4. Writing Can Be Enjoyable
Writing is essential to educational and professional success, but writing can also be fun!
Nowadays, there are many outlets for writing as a hobby, including social media platforms, and blogging.
Even keeping a private journal can be relaxing and therapeutic.
Learning to write now will give your child options for emotional outlets as they grow.
Tips To Encourage Your Child’s Literacy
Teaching your child to read and write can feel overwhelming if you’ve never done it before.
It’s a vast and complex skillset to teach.
Making it fun now can help to keep your child engaged in literacy long term.
Helping them feel supported in their learning can encourage them to keep going.
There are some simple ways you can use to get started.
Here are easy tips to encourage your child to start, or keep, writing.
1. Engage With What They Write
Learning to write isn’t just about the quality of what appears on the page.
Being able to talk about ideas, and express them through clear speech, is important to the process.
Ask your child lots of questions as they think and write.
Worry less about what they write on the physical page, and focus more on the ideas they’re trying to communicate.
Focusing too much on errors in their writing can be discouraging.
Instead, have them elaborate on their ideas, answer questions about their writing, and even add drawings for clarity.
2. Fill Your Comments With Praise
Finding ways to praise your child’s writing is a great way to encourage them to keep going.
Look past spelling or grammatical errors, especially in the beginning stages of literacy.
Focus on the ideas they are trying to express, and find aspects of their work that they did well.
Exercise your own vocabulary, and be specific about what they are good at.
Be liberal with praise, and avoid the standard, “good job.”
If their writing is creative, descriptive, original, interesting, or thoughtful, be sure to tell them!
3. Offer Spelling Help If They’re Ready
Writing can take a lot of hard work, and focusing too much on correct spelling or punctuation can be overwhelming for young minds.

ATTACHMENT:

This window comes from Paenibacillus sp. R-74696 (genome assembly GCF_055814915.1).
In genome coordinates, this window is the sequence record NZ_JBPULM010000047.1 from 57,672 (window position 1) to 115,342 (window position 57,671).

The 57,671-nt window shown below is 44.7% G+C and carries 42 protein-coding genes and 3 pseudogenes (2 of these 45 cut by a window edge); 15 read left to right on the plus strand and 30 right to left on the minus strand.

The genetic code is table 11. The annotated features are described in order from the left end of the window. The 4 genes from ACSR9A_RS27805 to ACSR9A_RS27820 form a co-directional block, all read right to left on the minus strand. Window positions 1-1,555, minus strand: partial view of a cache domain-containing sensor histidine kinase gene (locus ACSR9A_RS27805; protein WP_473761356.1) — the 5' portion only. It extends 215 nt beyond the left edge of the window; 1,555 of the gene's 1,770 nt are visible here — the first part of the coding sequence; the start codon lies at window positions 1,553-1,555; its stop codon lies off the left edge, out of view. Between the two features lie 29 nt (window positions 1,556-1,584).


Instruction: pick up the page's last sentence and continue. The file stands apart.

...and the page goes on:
Correcting spelling errors can also interrupt your child’s train of thought.
The goal at first is just to have them get their ideas out of their head and onto the page.
In the beginning, as kids learn, it’s totally okay to let them use their own creative spellings of words.
As they get older, and their skills develop, they will start to ask more questions and be more curious about correct spelling.
Once they are more open to spelling help, you can begin offering correction.
As their more foundational writing skills become ingrained, they’ll have the capacity for more refined skills, like correct spelling and punctuation.
4. Don’t Take Over – Let Them Write It
As your child learns, and perhaps struggles, to write, it might be tempting to take over and do the work for them.
It can feel easier and more comfortable for both of you if they tell you their ideas, and you write it down.
However, they will learn more slowly, and feel less accomplished, if you do it for them.
Learning to write on their own, seeing their work improve, and completing projects are all part of the process.
5. Read With Your Child
Reading and understanding written word is essential to becoming a competent writer.
The more you read to your child when they are young, the more of a foundation they’ll have when it’s time to begin writing.
Hearing proper grammar and syntax, exposure to creative prose or rhyming, and learning how a narrative unfolds will help your child to more comfortably transition to expressing their own ideas through writing.
Reading together is excellent quality time, but it also helps to prepare your child to become a better writer later.
Book Your Appointment With District Speech Today
Teaching your child to write can be a daunting task.
It can be hard to know where to begin, and how to make it engaging for a young learner.
We’re here to help.
1300 I St NW, #400E,
Washington, DC 20005
District Speech and Language Therapy specializes in speech therapy, physical therapy, and occupational therapy solutions, for both children and adults, in the Washington D.C and the Arlington Virginia areas.